3. South Africa: Siya Kolisi, Pieter-Steph du Toit, Jasper Wiese
Numbering their open and blindside the other way around, the Springbok trio already boasts two world champions in Kolisi and Du Toit. Hugely physical, magnificent and powerful in the set-piece, the counterpoint between the carries of Wiese, the wide support play and leadership of Kolisi and the sheer all-round excellence and lineout presence of Du Toit gives them an all-conditions trio that are capable of completely obliterating their opponents at the breakdown.
And like others in this list, the starting unit has serious support and competition off the bench in the shape of Kwagga Smith, Marco van Staden, Duane Vermeulen, and Franco Mostert (when he’s not locking the scrum) are all proven Test candidates that offer a counterpoint as finishers or can easily step in as starters if required.
It goes without saying that their set-piece is exceptional (they’re Springboks, right?) with both Du Toit and Kolisi lineout options and Wiese a master of the close-quarter maul. In the right conditions and in forward-based encounters, they’re nigh on unstoppable, and it could be that yet again, the Springboks emerge on the rails to shock all at a World Cup.
Strengths: Power, abrasion, more power, low error count.
Weaknesses: Kolisi aside, not the fastest or best with ball in hand in the wide channels.
2. Ireland: Peter O’Mahony, Josh van der Flier, Caelan Doris
Arguably the very best balanced of our five picks, the Irish trio features the dog and lineout brilliance of O’Mahony, the silky running skills of World Rugby Player of the Year van der Flier and the incredible workrate and footwork of Doris, a rugby magician. They also have the current British and Irish Lions number eight Jack Conan to trot on off the bench to fold a few defenders with his powerful carrying and a secret weapon at lock in Tadhg Beirne, who is equally adept at six and offers a great jackalling counterpoint.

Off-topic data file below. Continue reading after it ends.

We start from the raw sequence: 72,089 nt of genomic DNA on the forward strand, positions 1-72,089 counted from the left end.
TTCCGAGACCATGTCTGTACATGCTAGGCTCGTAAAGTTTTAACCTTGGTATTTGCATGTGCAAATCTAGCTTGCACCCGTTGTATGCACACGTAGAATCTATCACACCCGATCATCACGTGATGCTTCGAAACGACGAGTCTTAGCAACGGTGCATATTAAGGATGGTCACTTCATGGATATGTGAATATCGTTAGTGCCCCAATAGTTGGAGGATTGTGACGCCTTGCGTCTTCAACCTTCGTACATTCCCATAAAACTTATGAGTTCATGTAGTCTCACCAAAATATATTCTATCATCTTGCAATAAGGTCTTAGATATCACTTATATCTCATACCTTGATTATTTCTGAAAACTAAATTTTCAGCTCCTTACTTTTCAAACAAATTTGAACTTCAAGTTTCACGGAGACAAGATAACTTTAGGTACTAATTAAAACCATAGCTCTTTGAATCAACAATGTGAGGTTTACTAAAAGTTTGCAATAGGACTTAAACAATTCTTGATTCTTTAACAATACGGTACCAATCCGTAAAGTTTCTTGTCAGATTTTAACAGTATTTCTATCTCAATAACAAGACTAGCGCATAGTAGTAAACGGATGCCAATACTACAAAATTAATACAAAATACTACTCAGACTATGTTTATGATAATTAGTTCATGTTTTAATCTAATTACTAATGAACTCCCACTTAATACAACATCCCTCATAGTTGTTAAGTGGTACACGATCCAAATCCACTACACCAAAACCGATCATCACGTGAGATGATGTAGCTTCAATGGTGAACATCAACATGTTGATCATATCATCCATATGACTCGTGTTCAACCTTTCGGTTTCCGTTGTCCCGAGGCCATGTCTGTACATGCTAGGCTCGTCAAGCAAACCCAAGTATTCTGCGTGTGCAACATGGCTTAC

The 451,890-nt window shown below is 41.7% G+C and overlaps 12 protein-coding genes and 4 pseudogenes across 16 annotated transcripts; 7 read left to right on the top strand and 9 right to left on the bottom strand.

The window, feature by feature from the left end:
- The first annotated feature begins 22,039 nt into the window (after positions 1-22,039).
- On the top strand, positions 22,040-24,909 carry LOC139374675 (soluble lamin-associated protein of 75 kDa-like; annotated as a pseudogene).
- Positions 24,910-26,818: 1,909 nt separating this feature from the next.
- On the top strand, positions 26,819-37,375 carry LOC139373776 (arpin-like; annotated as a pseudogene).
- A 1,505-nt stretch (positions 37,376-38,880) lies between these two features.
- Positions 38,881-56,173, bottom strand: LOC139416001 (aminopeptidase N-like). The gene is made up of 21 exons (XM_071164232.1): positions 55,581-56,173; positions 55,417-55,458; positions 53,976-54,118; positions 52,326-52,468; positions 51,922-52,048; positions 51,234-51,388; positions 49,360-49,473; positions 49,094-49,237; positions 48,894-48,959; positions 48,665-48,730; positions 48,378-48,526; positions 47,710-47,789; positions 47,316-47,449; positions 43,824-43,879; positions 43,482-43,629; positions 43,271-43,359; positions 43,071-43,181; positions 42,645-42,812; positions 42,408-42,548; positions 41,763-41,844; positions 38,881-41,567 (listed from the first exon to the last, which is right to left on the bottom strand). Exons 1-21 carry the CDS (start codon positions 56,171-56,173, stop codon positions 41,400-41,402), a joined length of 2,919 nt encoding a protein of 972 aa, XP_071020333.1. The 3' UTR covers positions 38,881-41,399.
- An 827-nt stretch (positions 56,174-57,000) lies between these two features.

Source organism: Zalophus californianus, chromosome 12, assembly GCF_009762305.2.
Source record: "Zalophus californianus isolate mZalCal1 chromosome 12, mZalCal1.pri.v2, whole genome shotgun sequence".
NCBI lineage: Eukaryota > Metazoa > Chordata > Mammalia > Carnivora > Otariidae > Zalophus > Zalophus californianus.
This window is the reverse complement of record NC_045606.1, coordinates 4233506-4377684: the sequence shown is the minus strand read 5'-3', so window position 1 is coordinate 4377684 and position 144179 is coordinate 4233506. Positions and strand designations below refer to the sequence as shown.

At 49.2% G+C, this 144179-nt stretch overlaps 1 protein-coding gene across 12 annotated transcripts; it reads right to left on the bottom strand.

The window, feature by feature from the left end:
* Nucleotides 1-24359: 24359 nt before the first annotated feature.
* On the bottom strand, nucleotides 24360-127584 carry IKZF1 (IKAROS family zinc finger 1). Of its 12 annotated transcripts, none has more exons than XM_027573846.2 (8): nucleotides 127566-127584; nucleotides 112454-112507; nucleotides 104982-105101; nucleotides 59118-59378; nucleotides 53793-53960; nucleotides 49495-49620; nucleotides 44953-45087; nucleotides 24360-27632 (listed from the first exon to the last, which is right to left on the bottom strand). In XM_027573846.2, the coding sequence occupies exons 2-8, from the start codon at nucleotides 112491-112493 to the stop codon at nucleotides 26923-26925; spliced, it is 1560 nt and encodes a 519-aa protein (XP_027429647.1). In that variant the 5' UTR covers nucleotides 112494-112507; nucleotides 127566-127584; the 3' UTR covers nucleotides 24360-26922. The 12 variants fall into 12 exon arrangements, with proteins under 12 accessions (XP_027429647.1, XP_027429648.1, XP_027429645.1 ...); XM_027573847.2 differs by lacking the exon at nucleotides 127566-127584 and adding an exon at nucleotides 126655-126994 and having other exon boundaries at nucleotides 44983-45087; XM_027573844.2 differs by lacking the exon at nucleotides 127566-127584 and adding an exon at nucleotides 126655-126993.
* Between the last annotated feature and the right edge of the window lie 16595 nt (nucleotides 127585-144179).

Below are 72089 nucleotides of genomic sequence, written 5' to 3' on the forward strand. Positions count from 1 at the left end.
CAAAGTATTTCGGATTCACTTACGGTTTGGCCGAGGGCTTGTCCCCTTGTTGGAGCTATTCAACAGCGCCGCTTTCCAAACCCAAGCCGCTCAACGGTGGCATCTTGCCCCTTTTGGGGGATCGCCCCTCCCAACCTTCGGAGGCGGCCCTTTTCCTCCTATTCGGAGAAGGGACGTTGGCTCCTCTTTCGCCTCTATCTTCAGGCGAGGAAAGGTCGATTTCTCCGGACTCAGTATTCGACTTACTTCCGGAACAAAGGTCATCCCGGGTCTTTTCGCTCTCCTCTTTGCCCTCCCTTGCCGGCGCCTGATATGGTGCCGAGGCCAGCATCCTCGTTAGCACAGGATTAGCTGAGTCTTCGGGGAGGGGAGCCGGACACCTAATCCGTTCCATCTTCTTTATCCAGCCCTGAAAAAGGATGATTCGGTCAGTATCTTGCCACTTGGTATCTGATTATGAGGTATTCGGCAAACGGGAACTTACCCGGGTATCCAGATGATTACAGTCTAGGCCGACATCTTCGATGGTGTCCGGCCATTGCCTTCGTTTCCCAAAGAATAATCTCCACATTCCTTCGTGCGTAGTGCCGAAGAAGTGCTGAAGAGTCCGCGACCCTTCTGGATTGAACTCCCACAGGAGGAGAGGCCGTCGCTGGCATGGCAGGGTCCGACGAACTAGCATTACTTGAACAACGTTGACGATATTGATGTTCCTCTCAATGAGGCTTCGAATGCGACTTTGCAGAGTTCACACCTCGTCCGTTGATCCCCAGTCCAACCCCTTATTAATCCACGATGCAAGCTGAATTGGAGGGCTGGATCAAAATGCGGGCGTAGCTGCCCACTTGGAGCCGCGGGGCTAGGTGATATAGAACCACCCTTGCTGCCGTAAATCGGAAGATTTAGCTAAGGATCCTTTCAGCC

Already Grand Slam winners and world number one, Ireland‘s back-row is at the heart of their running game, with all three players incredibly comfortable on the ball and able to support in phases moves seamlessly, and with Doris providing footwork in carry that any Test winger would be proud of.
O’Mahony is their key player – he provides the grit and grind to contrast with the pace and agility of his teammates – and he’s also one of the finest attackers of opposition lineouts, able to use brilliant footwork over the ground to get up high and challenge.
Our only reservation is sheer physicality – when on the front foot, they’re the best in the world, but on the back foot, do they have the grunt to compete with the behemoths of other nations? We will soon find out.